Recently, after Jim Beck’s Missio Dei (the Mission of God) class, I felt severely overwhelmed. It was after Master Follies weekend, and I felt the pressure of “Follies Flu” over me. I was trying desperately not to get sick and to catch up on my classes through the exhaustion and excitement of everything.
Mr. Beck has an interesting way of teaching. He’s a wonderful motivational speaker who is highly convicting, and I find myself nearly speechless every time I walk out of his classroom. It’s hard not to feel so inspired to find more and more of God when you leave his class. So much so, in fact, that I feel like my entire perspective on life has changed every week. He prefaces class often with “If you want to change your mind on this class or your desired profession by the end of this I understand.”
The missionary life that we desire is not for the faint of heart, and the burden of God should lie on all of us that consider ourselves Christians.
After class I handed him this response, which showed what was on my mind. Writing is how I explain what’s going on in my head.
This is what the letter said:
No, I’m not perfect, and I’m working hard. I’ve still got a long way to go, but Jesus would’ve been here.
Jesus wouldn’t turn his head and smile shyly when he passed the homeless man asking for money.
Jesus would stand with the people whether He agreed with them or not, just to love them, offer them comfort in a time of strife.
The oppressed and the hurting, the downtrodden and failures, Jesus would be there alongside them.
“Church is not a museum for good people, it’s a hospital for the broken.”
Are we really so afraid of vulnerability that we constrict ourselves to fit into the model of the “picture-perfect Christian” or just run away from God altogether? When will church become truth and not tradition?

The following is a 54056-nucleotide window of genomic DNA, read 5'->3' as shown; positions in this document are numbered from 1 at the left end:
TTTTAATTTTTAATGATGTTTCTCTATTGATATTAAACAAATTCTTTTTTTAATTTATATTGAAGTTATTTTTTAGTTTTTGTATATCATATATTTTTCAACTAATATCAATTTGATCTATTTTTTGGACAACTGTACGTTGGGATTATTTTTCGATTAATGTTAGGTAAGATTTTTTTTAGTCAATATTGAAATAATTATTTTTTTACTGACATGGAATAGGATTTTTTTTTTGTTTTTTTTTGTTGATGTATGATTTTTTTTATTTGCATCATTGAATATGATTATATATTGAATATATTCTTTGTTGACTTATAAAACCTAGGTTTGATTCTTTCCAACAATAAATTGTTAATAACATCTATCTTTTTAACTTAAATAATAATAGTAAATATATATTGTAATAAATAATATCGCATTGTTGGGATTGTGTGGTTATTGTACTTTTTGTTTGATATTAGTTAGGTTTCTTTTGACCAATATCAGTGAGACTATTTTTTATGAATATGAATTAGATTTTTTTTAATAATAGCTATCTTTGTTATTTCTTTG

Jesus would have loved and cussed and broken down when things were devastating.
What is it that drives you? That breaks your heart? That brings you to your knees? Because once you find it, I promise you will never sleep soundly again until you’re in a messy bed with dirt blowing on you in an un-airconditioned motel in the middle of the boonies. They say creative people are insomniacs, but I swear, it’s the fear that I will not accomplish the justice instilled in my heart by God that keeps me awake more than it has ever been creativity.
And you’ll weep for the solemnly honest pain you feel in the middle of the night, and you’ll gasp for breath and not be able to find any, and that will be the first glimpse of the presence of God you’ve had in so long.
And there it is; that’s passion. It’s painful and freeing and terrifying. You’ll find yourself crying out to God among all the broken people while all of the comfortable remain soundly asleep. It’s real.
God has been there the whole time, He’s just been waiting for you to realize it.
Jesus has been there and now you are too, with God inside of you.
With these thoughts swirling around in my head it was hard to focus in the rest of my classes if I didn’t get out what I was feeling immediately afterwards.
The Great Commission laid out in Mark for believers is the metanarrative we should all be living by.
I often remember the mission trips I have done previously and feel impatient while waiting until I can get back on the field. I think things like “what’s the point of school when a plane ticket and passion is all I need?” and “I’m stuck here trying to learn to be self-sufficient when refugees need love and Jesus.”
Sitting in a classroom learning about the Ache of God is definitely different than experiencing it, but understanding what God is doing and how he works in the broken places is so important also.
We cannot remain comfortable.
This is not an article to read as you sip your morning Starbucks (and I know, I work there).
This is a call to action.
These are my thoughts after class.